Most casting directors will say it’s about being prepared. Know your character, know your scene, [do] your homework, because it tells us that you’re taking this seriously. You’re not wasting our time and yours. Only a really serious actor can come in and play. They’re going to be professional and will have at least reviewed the material enough [that] they’ll know where to pop, what lines work. Someone who’s not as trained and just winging it, they’re trying to figure it out in a room with you, and that definitely won’t work. 

What was it like working with such an accomplished actor directing her first feature film?
There’s definitely a difference between directors who are actors and directors who aren’t. I think it’s in the way they explain the essence of what it is I’m looking for in an actor. Both can work, but there is something to be said about how an actor feels emotionally giving notes and directions to a fellow actor. A director may be able to explain what they’re looking for, too, but it may not be the same way.

“Maybe you’re not getting a bunch of auditions, but you can do something that fulfills you, uses the muscle. You’ve got to be willing to just do the work to be an actor.”

Where do you look for talent outside of agent submissions?
When I started out in casting, when we had to do a search, I would travel city to city and conduct these huge open calls. I may have to see 800–1,000 people that day and then comb through that and then keep combing through the callbacks. Now, we don’t have to do that. We have social media and the entertainment business has grown so much. That’s what social media has done. They have made the regular person feel as though they could be an influencer or a star. A lot of those people from social media have gotten a movie or TV series and all their stuff. There’s no lack of talent. We also look through all of the educational institutions, the acting schools and universities that have showcases. Me and my crew literally go under every rock when I’m doing the search. I look at as many places as possible. It’s really a part of the enjoyment of the job, that hunt, to look for that uniqueness. That’s the exciting part.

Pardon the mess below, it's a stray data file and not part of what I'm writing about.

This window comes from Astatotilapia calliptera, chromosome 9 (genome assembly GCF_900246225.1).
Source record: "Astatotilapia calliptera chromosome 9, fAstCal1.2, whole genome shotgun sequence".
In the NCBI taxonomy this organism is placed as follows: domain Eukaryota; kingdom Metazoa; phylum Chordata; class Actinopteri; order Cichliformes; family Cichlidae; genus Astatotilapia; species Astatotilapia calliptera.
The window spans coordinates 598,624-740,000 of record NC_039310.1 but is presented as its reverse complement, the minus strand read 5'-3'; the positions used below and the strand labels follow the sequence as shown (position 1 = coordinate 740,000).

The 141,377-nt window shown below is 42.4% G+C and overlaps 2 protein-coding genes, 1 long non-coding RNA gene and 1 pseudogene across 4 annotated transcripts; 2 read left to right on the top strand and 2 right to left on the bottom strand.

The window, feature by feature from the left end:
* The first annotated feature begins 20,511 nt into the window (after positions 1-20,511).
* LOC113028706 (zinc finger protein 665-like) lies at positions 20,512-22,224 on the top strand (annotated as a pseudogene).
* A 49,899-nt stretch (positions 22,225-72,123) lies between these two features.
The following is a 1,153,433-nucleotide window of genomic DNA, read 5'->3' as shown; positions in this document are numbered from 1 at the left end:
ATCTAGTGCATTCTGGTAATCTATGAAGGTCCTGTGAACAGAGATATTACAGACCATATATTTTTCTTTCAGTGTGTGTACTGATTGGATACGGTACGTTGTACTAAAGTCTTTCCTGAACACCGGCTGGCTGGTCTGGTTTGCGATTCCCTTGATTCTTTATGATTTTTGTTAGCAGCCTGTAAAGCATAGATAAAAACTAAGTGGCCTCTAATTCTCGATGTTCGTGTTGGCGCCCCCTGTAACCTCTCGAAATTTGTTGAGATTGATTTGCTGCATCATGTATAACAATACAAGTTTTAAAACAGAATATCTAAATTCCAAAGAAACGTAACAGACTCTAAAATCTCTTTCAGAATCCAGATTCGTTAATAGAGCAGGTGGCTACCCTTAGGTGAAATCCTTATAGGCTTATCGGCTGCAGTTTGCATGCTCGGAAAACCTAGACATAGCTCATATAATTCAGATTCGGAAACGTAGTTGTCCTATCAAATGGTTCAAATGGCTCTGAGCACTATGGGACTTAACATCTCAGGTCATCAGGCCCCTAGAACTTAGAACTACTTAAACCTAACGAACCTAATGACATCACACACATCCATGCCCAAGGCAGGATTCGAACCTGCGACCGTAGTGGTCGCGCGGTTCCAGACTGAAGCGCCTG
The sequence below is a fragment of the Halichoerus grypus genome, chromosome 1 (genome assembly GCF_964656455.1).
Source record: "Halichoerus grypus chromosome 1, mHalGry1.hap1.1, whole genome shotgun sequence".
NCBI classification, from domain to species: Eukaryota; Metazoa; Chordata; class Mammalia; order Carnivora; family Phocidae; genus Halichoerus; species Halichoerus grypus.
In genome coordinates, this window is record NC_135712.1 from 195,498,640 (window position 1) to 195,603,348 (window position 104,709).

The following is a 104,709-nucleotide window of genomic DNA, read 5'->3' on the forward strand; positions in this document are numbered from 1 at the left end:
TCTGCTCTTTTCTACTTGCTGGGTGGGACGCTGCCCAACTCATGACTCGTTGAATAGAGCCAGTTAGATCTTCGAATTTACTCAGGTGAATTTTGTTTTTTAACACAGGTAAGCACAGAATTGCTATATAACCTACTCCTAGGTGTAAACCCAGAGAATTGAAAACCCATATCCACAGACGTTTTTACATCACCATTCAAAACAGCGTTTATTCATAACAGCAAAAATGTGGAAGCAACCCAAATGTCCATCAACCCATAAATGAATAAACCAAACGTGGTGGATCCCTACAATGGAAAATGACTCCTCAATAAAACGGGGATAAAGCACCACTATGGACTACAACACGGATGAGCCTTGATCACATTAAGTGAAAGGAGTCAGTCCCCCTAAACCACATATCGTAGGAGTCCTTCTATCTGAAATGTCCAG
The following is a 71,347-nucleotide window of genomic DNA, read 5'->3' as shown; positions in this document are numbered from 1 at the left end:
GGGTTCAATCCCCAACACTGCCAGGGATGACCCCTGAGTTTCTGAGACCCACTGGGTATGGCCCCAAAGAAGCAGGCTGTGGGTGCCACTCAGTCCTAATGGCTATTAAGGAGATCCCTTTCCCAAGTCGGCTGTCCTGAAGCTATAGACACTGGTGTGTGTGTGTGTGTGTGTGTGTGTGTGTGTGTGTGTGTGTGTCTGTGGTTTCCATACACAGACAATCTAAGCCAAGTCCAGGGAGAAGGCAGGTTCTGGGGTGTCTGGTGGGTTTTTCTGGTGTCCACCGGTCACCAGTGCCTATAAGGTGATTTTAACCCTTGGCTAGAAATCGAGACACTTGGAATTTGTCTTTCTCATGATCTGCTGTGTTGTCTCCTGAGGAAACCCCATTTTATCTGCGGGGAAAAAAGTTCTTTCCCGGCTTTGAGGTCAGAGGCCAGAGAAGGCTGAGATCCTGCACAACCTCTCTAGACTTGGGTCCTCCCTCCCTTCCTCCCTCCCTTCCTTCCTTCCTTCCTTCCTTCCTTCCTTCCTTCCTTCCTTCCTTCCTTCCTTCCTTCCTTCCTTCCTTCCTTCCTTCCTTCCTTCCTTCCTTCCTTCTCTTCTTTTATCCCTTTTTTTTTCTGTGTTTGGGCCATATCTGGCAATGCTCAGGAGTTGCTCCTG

What advice do you have for actors?
I think sometimes what makes or breaks a lot of talent is if they’re going to survive the game. Sometimes it takes a minute for somebody to be discovered, but you’ve got to love the business enough to hang in there for that ride. It may get to that point, and you’ve got to enjoy the aspects of the artistry through that process if it’s what you really love and you’re really passionate about. Maybe you’re not getting a bunch of auditions, but you can do something that fulfills you, uses the muscle. You’ve got to be willing to just do the work to be an actor. You’ll be comfortable when the opportunity comes, you’re not getting cold feet and feeling nervous. You’re naturally going to be nervous, but you’ll be a little bit more prepared and comfortable in the process. I always tell them, “I understand that you’re coming in for the purpose of trying to win this job, but if this is our first time meeting, it’s about winning the room—making an impression so that I can remember you, even if you don’t get this.”

This story originally appeared in the Sept. 3 issue of Backstage Magazine. Subscribe here.